Israeli security officials believe dozens of weapons seized on the Lebanese border overnight as they were being smuggled into the country were destined to be used in terror attacks inside Israel, according to television reports on Saturday.
According to Kan and Channel 13 news, officials believe the weapons and ammunition were meant for Arab Israeli terror operatives, with backing from Lebanese terror group Hezbollah.
Security officials told Channel 13 the captured cache was “the largest smuggling attempt in years.” Channel 12 was told defense officials couldn’t remember such a significant attempt, in terms of the number of weapons involved and their quality.
Overnight Friday, security forces foiled the attempt to smuggle, from Lebanon into northern Israel, 43 handguns and ammunition worth some NIS 2.7 million (approximately $820,000), according to police estimates.
Police and the Israel Defense Forces announced on Saturday they were investigating whether it was carried out with the help of Hezbollah.
As Lebanon faces a major financial crisis, Hezbollah is believed to prefer arming others for an attack within Israel, rather than direct aggression on the border, officials told Channel 12.
A Hezbollah attack on the border itself would likely result in a clash with the Israeli army, which could lead to an all-out war in Lebanon.
Lebanon is grappling with a raft of shortages, including gasoline, and the government is discussing lifting subsidies it can no longer afford, amid what the World Bank said is one of the worst financial crises since the 1850s.
The local currency has lost more than 90% of its value on the black market, and Lebanese state electricity companies are providing less than five hours of electricity a day in most areas, as they struggle to come up with the foreign currency for fuel imports.
Lebanon has been without a government ever since the previous one resigned, after a deadly port explosion last August, but a deeply divided political class has failed since to agree on a new cabinet to lift the nation out of crisis.
The IDF Arabic spokesperson highlighted the monetary value of the weapons confiscated in the bust, as Israel’s northern neighbor faces a major financial crisis.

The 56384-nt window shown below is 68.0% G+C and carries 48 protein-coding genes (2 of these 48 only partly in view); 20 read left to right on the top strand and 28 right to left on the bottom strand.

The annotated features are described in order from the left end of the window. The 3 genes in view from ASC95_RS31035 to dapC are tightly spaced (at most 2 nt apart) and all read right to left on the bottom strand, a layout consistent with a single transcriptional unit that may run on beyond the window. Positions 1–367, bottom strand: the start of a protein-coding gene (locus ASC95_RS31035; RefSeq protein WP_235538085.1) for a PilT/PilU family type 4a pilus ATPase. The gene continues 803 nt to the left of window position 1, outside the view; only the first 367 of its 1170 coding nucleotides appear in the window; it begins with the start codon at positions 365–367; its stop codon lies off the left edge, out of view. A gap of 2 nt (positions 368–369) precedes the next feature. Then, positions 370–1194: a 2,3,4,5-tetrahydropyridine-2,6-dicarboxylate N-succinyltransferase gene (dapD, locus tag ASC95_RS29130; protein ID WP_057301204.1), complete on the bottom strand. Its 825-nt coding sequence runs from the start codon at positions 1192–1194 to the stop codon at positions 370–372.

“The estimated value of the guns smuggled from Lebanon and seized by us is around 1,248,000,000 Lebanese pounds ($827,000),” Avichay Adraee tweeted.
“How much milk for children, how many diapers, how many liters of fuel, and how much medicine could be bought for the Lebanese citizens with this money?” he added.
Amid the crisis, Hezbollah is suspected to have continued weapon and drug smuggling operations.
Over a dozen attempted weapon smuggling attempts were thwarted along the northern border since the beginning of 2021, with over 120 rifles and pistols confiscated, according to the police.
However, security officials believe that a number of attempts have been successful, according to Kan.
Last month, Israel arrested a suspect and seized a number of weapons during an apparently similar smuggling attempt.
According to the police, a resident of Ein Qiniyye, a Druze village in the Golan Heights, was arrested in a field near the town of Metula, adjacent to the border with Lebanon, as he attempted to smuggle a supply of weapons in a tractor under the guise of agricultural activity. Inside the tractor, law enforcement found 12 pistols worth around NIS 500,000 ($140,000).
Also last month, Israeli security forces arrested an Arab Israeli father and son suspected of smuggling a large amount of hashish and firearms into Israel from Lebanon, potentially on behalf of the Hezbollah terrorist organization, according to the military.
Earlier this month Adraee pointed toward a senior Hezbollah official by the name of Hajj Khalil Harb as the one responsible for coordinating smuggling attempts into northern Israel.
Harb is a senior adviser to Hezbollah’s chief Hassan Nasrallah, according to Adraee.
The terror group is known to fund its activities through drug sales around the world, including producing large amounts of hashish in eastern Lebanon.
Times of Israel staff and agencies contributed to this report.